Now, let us look at voluntary workaholism. Some people object to this term because they cannot imagine someone being addicted to their work. But like any passion or mania, it is difficult for people who don’t have the same feelings to understand those who have it. Voluntary workaholics spend incredible amounts of time and effort on their profession. Their interest does not seem to decline once they are outside the office. If you ask them, they love their work and enjoy the time spent at doing it.
From an organization’s standpoint, there are significant advantages to having voluntary workaholics over involuntary ones. Voluntary workaholics are more knowledgeable and produce high quality of work consistently. They tend to be more flexible with changing needs because they have more time at their disposal. They are willing to take on more responsibilities, even if they sometimes overestimate their capabilities.
Many organizations seek out such people and try to reward such behavior. As mentioned previously, that carries the risk of increased involuntary workaholism by other individuals, so a little care is necessary. The first thing to understand is that there is no substitute for proper estimation and planning. That creates your baseline for measuring individual productivity as well as setting standards for quality. When you do this, you can measure the extra effort by the individual in meeting targets in schedule and quality. That may be the basis for a reward system.
It is also essential to understand how your organization motivates the voluntary workaholic. Remember that one’s love for the profession and one’s love for the tasks done in the profession may not have a linear correlation. For example, a programmer may be excited and animated when talking about their work in general, but they may be periods of time when they have to work on tedious, boring and repetitive tasks. Sometimes a workaholic may be working late just because that is the only uninterrupted time for the tasks they enjoy doing.
Another problem is the decision making on the project. A voluntary workaholic likes the creative aspect of work. So when their work environment is dominated by a few senior people who evaluate options and make all the decisions, they may decide to spend greater effort on some personal project (related to their profession) where they get to play the boss. So it is important for managers to understand how to channel the workaholic’s enthusiasm towards the work at hand.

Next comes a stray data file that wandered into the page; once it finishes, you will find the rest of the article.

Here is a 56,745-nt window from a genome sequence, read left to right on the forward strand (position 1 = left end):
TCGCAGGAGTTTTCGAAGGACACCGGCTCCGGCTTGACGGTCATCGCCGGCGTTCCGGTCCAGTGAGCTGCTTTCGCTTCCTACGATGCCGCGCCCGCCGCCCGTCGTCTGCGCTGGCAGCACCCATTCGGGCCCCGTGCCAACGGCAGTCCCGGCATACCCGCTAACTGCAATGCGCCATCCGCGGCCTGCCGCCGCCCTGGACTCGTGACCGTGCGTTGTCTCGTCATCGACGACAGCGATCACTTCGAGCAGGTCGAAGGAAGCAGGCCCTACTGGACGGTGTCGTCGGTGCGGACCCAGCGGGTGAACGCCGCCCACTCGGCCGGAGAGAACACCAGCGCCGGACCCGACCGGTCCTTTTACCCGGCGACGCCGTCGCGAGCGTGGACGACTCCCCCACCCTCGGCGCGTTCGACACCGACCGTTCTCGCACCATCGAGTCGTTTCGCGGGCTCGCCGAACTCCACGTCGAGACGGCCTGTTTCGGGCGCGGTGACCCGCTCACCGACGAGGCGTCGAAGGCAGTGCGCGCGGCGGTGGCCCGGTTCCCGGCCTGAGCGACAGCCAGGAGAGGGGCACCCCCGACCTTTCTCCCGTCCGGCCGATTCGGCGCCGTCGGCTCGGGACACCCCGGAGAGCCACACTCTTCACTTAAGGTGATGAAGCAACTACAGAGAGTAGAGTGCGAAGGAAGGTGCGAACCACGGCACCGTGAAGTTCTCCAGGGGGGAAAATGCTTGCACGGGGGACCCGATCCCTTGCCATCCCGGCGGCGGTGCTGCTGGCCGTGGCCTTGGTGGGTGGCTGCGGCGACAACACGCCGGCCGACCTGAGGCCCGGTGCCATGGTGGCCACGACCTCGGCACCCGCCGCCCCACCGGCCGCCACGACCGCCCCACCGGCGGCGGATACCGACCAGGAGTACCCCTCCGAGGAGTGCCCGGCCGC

A twist on this entire situation is that workaholics can turn into involuntary workaholics. During uncertain economic times, the workaholic may decide to spend more effort than usual to preserve their job. Alternatively, a new situation in the workaholic’s life, like a marriage or a new child, can reduce the effort they can spend. This happens more frequently than managers realize. The issue here is that workaholics fear that reducing their effort would be viewed negatively and thus they have no exit strategy.
So far, we have been talking about workaholic employees. But there are also workaholic employers. The motivations which drive them are very different from the workaholic employees. They have a direct financial incentive towards working longer hours, because usually additional effort from them results in more positive results for the organization such as increased revenue or better products. So there is a certain level of involuntary behavior here, because business reality demands them to spend more hours until they find good people to delegate to.
Some (though not all) business owners have already achieved financial security and consider their business an additional investment in something they enjoy doing. This may be contrary to their employees who need the job to survive and pay their bills, even if they love the job. The employer would be mistaken in his or her assumption that employees share the exact same feelings about the job situation. The ongoing success of the business concern can play a huge part in the motivation of employees.
A final word: Workaholics are seldom understood by other people, who always tend to project their feelings on them. Some people admire them and call them passionate, dedicated and hard-working. Others mock them for not worrying about their health or personal relationships, as well as missing out on other things in life. Very few truly try to comprehend their internal motivations and their circumstances. I hope this article changes that attitude to some extent, at least.